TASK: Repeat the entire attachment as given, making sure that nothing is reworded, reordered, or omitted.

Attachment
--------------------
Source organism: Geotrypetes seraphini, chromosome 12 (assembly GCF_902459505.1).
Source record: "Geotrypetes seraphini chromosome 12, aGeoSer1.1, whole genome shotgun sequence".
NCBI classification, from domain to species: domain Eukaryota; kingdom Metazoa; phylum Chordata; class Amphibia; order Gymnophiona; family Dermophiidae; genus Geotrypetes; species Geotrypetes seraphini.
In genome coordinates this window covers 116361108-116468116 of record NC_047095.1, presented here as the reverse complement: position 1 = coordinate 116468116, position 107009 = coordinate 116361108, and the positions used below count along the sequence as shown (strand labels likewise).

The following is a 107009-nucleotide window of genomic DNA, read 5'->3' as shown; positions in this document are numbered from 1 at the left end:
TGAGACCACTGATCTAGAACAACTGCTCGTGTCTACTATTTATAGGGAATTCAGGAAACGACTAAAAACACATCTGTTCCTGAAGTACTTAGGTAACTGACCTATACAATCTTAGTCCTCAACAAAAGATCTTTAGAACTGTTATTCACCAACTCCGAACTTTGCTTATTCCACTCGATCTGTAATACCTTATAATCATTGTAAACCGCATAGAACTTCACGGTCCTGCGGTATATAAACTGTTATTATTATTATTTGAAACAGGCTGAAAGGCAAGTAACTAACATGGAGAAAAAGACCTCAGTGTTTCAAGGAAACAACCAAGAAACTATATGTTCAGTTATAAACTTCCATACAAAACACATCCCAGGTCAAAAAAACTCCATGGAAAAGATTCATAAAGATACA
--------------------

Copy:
Source organism: Geotrypetes seraphini, chromosome 12 (assembly GCF_902459505.1).
Source record: "Geotrypetes seraphini chromosome 12, aGeoSer1.1, whole genome shotgun sequence".
NCBI classification, from domain to species: domain Eukaryota; kingdom Metazoa; phylum Chordata; class Amphibia; order Gymnophiona; family Dermophiidae; genus Geotrypetes; species Geotrypetes seraphini.
In genome coordinates this window covers 116361108-116468116 of record NC_047095.1, presented here as the reverse complement: position 1 = coordinate 116468116, position 107009 = coordinate 116361108, and the positions used below count along the sequence as shown (strand labels likewise).

The following is a 107009-nucleotide window of genomic DNA, read 5'->3' as shown; positions in this document are numbered from 1 at the left end:
TGAGACCACTGATCTAGAACAACTGCTCGTGTCTACTATTTATAGGGAATTCAGGAAACGACTAAAAACACATCTGTTCCTGAAGTACTTAGGTAACTGACCTATACAATCTTAGTCCTCAACAAAAGATCTTTAGAACTGTTATTCACCAACTCCGAACTTTGCTTATTCCACTCGATCTGTAATACCTTATAATCATTGTAAACCGCATAGAACTTCACGGTCCTGCGGTATATAAACTGTTATTATTATTATTTGAAACAGGCTGAAAGGCAAGTAACTAACATGGAGAAAAAGACCTCAGTGTTTCAAGGAAACAACCAAGAAACTATATGTTCAGTTATAAACTTCCATACAAAACACATCCCAGGTCAAAAAAACTCCATGGAAAAGATTCATAAAGATACA